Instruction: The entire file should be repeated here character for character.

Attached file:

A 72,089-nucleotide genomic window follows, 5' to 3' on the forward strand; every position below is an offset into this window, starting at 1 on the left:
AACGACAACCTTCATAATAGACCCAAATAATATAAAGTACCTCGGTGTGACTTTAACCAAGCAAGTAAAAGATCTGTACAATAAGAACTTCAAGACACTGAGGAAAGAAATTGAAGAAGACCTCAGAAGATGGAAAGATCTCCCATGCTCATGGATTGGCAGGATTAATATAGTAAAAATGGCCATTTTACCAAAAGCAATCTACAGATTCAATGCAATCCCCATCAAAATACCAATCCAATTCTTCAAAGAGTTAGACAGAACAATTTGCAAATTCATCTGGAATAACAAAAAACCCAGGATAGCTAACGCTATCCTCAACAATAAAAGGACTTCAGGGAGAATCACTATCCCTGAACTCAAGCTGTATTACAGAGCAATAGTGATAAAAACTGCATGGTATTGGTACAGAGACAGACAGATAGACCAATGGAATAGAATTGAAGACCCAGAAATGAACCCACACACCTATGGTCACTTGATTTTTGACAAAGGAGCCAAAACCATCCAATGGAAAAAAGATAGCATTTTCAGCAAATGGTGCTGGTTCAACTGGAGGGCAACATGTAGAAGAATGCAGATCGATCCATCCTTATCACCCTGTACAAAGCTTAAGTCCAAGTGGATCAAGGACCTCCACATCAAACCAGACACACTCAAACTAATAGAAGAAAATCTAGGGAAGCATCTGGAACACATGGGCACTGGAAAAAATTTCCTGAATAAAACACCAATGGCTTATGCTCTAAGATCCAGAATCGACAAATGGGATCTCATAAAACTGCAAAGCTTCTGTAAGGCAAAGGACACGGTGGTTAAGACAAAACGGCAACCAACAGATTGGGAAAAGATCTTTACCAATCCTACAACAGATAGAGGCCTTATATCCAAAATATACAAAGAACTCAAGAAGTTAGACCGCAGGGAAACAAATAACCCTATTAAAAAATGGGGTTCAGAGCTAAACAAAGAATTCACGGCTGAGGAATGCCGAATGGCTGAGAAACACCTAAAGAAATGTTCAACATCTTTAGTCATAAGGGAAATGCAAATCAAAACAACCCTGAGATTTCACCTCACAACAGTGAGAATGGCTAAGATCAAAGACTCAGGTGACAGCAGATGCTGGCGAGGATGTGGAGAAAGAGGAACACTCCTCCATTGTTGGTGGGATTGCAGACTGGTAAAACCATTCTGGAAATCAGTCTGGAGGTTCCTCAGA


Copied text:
A 72,089-nucleotide genomic window follows, 5' to 3' on the forward strand; every position below is an offset into this window, starting at 1 on the left:
AACGACAACCTTCATAATAGACCCAAATAATATAAAGTACCTCGGTGTGACTTTAACCAAGCAAGTAAAAGATCTGTACAATAAGAACTTCAAGACACTGAGGAAAGAAATTGAAGAAGACCTCAGAAGATGGAAAGATCTCCCATGCTCATGGATTGGCAGGATTAATATAGTAAAAATGGCCATTTTACCAAAAGCAATCTACAGATTCAATGCAATCCCCATCAAAATACCAATCCAATTCTTCAAAGAGTTAGACAGAACAATTTGCAAATTCATCTGGAATAACAAAAAACCCAGGATAGCTAACGCTATCCTCAACAATAAAAGGACTTCAGGGAGAATCACTATCCCTGAACTCAAGCTGTATTACAGAGCAATAGTGATAAAAACTGCATGGTATTGGTACAGAGACAGACAGATAGACCAATGGAATAGAATTGAAGACCCAGAAATGAACCCACACACCTATGGTCACTTGATTTTTGACAAAGGAGCCAAAACCATCCAATGGAAAAAAGATAGCATTTTCAGCAAATGGTGCTGGTTCAACTGGAGGGCAACATGTAGAAGAATGCAGATCGATCCATCCTTATCACCCTGTACAAAGCTTAAGTCCAAGTGGATCAAGGACCTCCACATCAAACCAGACACACTCAAACTAATAGAAGAAAATCTAGGGAAGCATCTGGAACACATGGGCACTGGAAAAAATTTCCTGAATAAAACACCAATGGCTTATGCTCTAAGATCCAGAATCGACAAATGGGATCTCATAAAACTGCAAAGCTTCTGTAAGGCAAAGGACACGGTGGTTAAGACAAAACGGCAACCAACAGATTGGGAAAAGATCTTTACCAATCCTACAACAGATAGAGGCCTTATATCCAAAATATACAAAGAACTCAAGAAGTTAGACCGCAGGGAAACAAATAACCCTATTAAAAAATGGGGTTCAGAGCTAAACAAAGAATTCACGGCTGAGGAATGCCGAATGGCTGAGAAACACCTAAAGAAATGTTCAACATCTTTAGTCATAAGGGAAATGCAAATCAAAACAACCCTGAGATTTCACCTCACAACAGTGAGAATGGCTAAGATCAAAGACTCAGGTGACAGCAGATGCTGGCGAGGATGTGGAGAAAGAGGAACACTCCTCCATTGTTGGTGGGATTGCAGACTGGTAAAACCATTCTGGAAATCAGTCTGGAGGTTCCTCAGA